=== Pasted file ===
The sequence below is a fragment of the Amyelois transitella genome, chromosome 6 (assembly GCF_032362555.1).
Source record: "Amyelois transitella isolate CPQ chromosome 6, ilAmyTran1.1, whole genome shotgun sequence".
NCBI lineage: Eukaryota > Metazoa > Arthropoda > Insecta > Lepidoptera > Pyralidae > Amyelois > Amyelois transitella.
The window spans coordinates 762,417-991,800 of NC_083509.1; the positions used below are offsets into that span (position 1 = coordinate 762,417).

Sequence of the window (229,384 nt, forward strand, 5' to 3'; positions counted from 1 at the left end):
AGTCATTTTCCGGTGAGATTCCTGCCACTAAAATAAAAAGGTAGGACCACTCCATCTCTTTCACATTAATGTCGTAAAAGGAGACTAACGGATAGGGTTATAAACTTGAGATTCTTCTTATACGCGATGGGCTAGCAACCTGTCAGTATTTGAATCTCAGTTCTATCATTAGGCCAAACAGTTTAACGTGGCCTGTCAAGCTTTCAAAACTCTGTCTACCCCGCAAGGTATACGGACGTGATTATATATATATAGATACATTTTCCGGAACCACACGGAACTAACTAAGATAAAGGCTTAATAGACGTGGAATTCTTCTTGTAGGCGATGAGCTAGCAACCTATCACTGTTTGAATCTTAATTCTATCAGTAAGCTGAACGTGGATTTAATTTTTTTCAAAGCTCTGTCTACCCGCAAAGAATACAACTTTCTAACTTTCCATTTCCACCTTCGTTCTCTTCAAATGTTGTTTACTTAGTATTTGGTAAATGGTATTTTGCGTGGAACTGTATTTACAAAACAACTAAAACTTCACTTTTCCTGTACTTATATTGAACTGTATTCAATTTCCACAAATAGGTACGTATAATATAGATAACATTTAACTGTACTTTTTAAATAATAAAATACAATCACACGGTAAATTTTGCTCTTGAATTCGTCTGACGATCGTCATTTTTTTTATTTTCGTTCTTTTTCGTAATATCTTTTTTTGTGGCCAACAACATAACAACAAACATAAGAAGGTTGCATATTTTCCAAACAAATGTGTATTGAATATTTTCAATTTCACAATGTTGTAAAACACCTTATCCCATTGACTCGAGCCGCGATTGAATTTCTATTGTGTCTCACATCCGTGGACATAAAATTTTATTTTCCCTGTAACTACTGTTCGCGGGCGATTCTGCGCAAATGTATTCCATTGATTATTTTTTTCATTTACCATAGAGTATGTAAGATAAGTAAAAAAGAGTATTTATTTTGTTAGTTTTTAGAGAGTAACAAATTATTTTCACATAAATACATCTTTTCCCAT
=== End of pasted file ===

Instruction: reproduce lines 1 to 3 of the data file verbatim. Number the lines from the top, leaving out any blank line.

The sequence below is a fragment of the Amyelois transitella genome, chromosome 6 (assembly GCF_032362555.1).
Source record: "Amyelois transitella isolate CPQ chromosome 6, ilAmyTran1.1, whole genome shotgun sequence".
NCBI lineage: Eukaryota > Metazoa > Arthropoda > Insecta > Lepidoptera > Pyralidae > Amyelois > Amyelois transitella.